Bureaucratic Administration in Modern Society

Author:Goga Gina Livioara
Position:Danubius University of Galati, Faculty of Law
Pages:127-136
SUMMARY

In the European states, a responsible administration, from a political point of view, coordinated by law, competent and professional and neutral from a public point of view, has been the basis for the European state for a long time and a dominant model of this type of administration is represented by the Weberian bureaucratic model, which emphasized the value of efficiency, consistency,... (see full summary)

 
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Bureaucratic Administration in Modern Society
Goga Gina Livioara
Danubius University of Galati, Faculty of Law, ginagoga@univ-danubius.ro
Abstract: In the European states, a responsible administration, from a p olitical point of view,
coordinated by law, competent and professional and neutral from a public point of view, has been the
basis for the European state for a long time and a d ominant model of this type of administration is
represented by the Weberian bureaucratic model, wh ich emphasized the value of efficiency, consistency,
continuity and predictability. Bureaucracy is indispensable in any state and very important in the
democratic regimes. Weber asserted that the bureauc ratic organisation obtained power in virtue of the
decrease of the economical and social differences. The modern state depends on a bureaucratic basis,
but once established, bureaucracy is among the social structures that are most difficult to eliminate. The
emergence and development of the bureaucratic mechanisms has become a monster of the modern
society, because the bureaucracy works in the opposite direction from democracy.
Key-words: bureaucracy, bureaucratization, management, public administration reforms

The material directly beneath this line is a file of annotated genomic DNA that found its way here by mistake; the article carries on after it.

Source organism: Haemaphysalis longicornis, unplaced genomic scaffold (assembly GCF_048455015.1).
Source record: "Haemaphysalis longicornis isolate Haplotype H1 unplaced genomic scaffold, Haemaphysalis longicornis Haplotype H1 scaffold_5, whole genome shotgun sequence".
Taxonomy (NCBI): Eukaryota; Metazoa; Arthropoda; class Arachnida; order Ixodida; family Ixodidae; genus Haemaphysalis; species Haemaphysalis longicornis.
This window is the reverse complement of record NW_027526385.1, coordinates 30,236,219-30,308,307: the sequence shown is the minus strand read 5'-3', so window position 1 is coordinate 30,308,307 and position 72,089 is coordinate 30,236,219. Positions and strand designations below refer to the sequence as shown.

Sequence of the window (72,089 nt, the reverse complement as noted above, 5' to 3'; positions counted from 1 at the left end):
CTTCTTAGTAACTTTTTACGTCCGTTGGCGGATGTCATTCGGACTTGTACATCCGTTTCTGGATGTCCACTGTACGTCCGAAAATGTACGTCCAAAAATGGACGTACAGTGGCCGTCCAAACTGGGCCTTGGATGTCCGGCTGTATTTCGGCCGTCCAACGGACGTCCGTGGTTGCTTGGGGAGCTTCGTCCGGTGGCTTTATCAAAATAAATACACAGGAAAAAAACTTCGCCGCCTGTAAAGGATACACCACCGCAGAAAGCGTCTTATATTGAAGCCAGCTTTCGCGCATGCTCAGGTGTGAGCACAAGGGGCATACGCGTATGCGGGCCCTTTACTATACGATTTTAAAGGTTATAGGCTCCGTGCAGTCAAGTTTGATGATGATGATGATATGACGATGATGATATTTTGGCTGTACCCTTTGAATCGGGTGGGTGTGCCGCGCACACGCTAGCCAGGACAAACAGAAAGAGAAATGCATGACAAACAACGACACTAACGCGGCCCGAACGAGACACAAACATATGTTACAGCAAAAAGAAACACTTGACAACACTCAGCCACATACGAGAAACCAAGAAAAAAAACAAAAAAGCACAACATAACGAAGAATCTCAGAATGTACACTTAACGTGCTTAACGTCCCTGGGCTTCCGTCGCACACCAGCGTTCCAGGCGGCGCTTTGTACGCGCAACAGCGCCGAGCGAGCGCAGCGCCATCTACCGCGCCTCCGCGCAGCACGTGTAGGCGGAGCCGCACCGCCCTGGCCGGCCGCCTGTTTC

Theoretic approaches on bureaucratic organization
The states cannot be durable without a power of constraint, the domination and authority being
considered the only ways to make the citizens obey.
At the same time, the states cannot survive for a long time only through the coercive power of the
states.
1
Thus, considering the states’ persistency as form of organization of the society, so far, Weber
asserted that large scale administration of modern states is bureaucratic. Although even in the pre
modern world there have been some large bureaucracies (Ancient Egypt and China) to Weber, the
modern dominance of bureaucratic organization is the result of a fully monetized market economy,
considering its simple technical superiority on every other form of organization.
2
“Bureaucracy is officially the most reasonable way of exerting power over human beings” and the
necessity of mass administration is indispensable. It shows its completion in the political and eclectic
communities in modern states, and in the economic scope, only in the developed institutions of
capitalism.
3
Karl Marx argued that bureaucratic state administration “even if it deals with problems with the best
intentions, the most profound humanity and the greatest intelligence, is not capable of fulfilling the
most specific tasks and replicates phenomena that in day to day life are called bureaucracy. The
universal spirit of bureaucracy is the secret feature, the mystery ensured internally by the hierarchy as
opposed to foreign groups, through its character of through a closed corporation”. Marx’s critic toward
the bureaucratic regime was that bureaucratic state administration “acts according to its own interests,
1 Christopher Pierson, The modern state, Ed. II , Ed. Routledge, London, 2004, p. 16;
2 Max Weber, Essays in sociology, coauthors Hans Heinrich Gerth, Charles Wright Mills, Bryan S. Turner, translated b y
Hans Heinrich Gerth, Charles Wright Mills, Ed. II, Ed. Routledge, London, 1970; Max Weber, Economy and Society. Ed. G.
Roth, C. Wit tich. Berkeley: University of California Press, 1978, op.ci t. by Christopher Pierson, The modern state, Ed. II,
Ed. Routledge, London, 2004, p. 16;
3 Max Weber, Essays in sociology, coauthors Hans Heinrich Gerth, Charles Wright Mills, Bryan S. Turner, translated b y
Hans Heinrich Gerth, Charles Wright Mills, Ed II, Ed. Routledge, London, 1991, p. 196; Christopher Pierson, The modern
state, Ed II, Ed. Routledge, London, 2004, p. 16;
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